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Full text of "History And Human Relation"

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foreigner too, but none of us seem able to jump out of
our own skins and to see our own position with a
ce#ain rektivity. And for the most part there is much
too little disposition even to attempt the task. Some-
times historical students take tremendous trouble wi*.
the details of their researches, but when they come to
the important point where they build up the larger
framework of their story or draw their final conclusions,
or pretend to extract from the narrative its teaching
value, they are liable to become very casual and to be
totally unaware of the processes that are taking place in
their minds. They do not realise that very often they
are smuggling into history the things they eventually
imagine themsdves to be extracting from it—the penny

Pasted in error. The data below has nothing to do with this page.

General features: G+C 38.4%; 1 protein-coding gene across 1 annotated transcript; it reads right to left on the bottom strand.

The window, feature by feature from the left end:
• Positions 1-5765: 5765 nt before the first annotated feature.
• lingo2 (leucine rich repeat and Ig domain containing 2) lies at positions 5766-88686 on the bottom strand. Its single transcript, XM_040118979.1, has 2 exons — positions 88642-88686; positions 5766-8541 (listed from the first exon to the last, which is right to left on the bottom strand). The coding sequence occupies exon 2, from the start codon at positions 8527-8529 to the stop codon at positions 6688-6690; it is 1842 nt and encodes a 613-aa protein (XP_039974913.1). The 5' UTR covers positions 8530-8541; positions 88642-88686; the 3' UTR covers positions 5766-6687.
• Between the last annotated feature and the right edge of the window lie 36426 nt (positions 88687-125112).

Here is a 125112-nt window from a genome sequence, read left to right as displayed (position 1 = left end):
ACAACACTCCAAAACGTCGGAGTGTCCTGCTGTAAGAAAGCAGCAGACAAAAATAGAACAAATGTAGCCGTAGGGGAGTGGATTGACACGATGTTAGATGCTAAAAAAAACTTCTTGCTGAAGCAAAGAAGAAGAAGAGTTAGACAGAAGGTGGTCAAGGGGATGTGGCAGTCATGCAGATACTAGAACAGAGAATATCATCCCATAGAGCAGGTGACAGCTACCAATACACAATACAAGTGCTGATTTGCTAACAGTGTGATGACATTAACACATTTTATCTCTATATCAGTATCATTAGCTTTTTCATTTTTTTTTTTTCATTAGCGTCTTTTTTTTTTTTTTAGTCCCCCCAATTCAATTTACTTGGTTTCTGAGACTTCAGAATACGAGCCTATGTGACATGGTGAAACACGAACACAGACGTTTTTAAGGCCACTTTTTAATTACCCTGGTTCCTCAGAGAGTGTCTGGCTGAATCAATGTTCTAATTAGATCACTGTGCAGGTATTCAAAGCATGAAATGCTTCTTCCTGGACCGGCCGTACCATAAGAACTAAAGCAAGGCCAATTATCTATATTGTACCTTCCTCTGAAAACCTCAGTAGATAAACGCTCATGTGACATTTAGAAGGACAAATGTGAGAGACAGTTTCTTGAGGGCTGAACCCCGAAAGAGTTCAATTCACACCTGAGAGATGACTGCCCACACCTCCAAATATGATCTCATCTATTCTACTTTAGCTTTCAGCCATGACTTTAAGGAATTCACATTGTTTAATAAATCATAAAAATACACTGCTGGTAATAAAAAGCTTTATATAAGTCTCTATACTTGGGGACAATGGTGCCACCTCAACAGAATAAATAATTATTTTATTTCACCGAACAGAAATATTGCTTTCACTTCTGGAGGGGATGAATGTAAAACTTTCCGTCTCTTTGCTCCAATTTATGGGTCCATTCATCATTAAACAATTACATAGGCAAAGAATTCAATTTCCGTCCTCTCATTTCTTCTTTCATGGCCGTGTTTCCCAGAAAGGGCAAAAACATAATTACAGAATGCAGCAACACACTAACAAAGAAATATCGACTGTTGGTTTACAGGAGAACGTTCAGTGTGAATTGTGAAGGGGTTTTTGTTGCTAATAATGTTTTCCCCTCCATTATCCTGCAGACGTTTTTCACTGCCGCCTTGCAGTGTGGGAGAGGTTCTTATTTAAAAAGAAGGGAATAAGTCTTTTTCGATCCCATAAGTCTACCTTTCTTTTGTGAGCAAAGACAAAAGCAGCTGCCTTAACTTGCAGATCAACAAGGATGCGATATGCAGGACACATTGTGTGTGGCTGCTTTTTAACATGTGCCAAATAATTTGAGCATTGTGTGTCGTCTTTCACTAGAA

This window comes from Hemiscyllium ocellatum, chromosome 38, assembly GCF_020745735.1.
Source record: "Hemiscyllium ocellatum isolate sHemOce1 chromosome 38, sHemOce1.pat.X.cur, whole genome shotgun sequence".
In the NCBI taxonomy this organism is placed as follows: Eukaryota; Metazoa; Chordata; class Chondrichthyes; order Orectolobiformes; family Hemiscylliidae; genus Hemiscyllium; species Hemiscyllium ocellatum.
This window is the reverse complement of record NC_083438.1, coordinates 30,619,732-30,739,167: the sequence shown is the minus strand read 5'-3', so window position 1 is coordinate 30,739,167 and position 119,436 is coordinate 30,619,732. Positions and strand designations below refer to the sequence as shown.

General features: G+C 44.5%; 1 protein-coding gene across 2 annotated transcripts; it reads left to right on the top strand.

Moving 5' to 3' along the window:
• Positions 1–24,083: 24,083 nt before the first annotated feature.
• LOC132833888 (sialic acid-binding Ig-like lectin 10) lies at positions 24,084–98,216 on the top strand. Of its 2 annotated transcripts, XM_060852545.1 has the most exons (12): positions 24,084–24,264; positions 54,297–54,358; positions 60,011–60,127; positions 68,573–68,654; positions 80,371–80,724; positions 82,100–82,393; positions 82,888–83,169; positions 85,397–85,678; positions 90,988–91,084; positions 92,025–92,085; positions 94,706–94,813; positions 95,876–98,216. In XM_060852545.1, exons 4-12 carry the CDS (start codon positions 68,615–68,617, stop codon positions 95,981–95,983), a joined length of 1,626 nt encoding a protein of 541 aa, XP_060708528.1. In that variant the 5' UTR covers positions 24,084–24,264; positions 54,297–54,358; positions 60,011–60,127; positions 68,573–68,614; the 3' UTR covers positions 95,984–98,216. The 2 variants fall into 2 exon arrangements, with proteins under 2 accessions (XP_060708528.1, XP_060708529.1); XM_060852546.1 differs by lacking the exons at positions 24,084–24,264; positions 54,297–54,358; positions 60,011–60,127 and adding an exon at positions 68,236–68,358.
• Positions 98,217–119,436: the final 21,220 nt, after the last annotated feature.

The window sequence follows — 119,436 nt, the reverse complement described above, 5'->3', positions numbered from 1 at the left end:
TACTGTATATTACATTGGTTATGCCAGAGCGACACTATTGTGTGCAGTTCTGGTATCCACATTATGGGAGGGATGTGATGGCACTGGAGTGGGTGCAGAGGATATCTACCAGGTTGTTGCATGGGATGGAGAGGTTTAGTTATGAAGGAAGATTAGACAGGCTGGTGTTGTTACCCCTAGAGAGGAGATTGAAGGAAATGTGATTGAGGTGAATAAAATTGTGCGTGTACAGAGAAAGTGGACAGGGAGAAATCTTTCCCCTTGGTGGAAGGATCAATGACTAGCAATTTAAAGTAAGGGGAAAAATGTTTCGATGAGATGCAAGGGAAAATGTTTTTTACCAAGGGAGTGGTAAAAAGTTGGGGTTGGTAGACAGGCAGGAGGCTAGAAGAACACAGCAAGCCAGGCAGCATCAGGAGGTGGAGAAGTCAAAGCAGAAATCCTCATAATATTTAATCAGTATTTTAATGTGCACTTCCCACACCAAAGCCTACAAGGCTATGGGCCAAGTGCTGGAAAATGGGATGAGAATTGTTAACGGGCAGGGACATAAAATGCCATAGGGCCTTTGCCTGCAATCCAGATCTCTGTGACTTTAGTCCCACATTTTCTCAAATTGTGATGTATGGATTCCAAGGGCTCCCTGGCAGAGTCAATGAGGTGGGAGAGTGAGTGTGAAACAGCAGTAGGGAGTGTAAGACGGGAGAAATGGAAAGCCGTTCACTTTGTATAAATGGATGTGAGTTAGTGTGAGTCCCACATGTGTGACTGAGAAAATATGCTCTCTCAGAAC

that they draw out of the slot-machine is the very penny
that they first put in. Even after the historian has
collected data and sifted his materials with industry and
discrimination, a very minute addition of wishful liiink-
ing may deflect the whole organisation of the results.
A desire for self-justification may set the historian at a
slightly wrong angle; and the extension of the Hnes of
the picture may mean that this apparently small de-
flection will ultimately have the effect of carrying him
far away from the central course. Indeed, history can
be very dangerous unless it is accompanied by severe
measures of self-discipline and self-purification—unless
we realise that there is something that we must do with
our personalities. Let us note, then, that historians have
developed a remarkable scientific apparatus for the
discovery, handling and sifting of historical evidence.
They have not always remembered that this leaves vast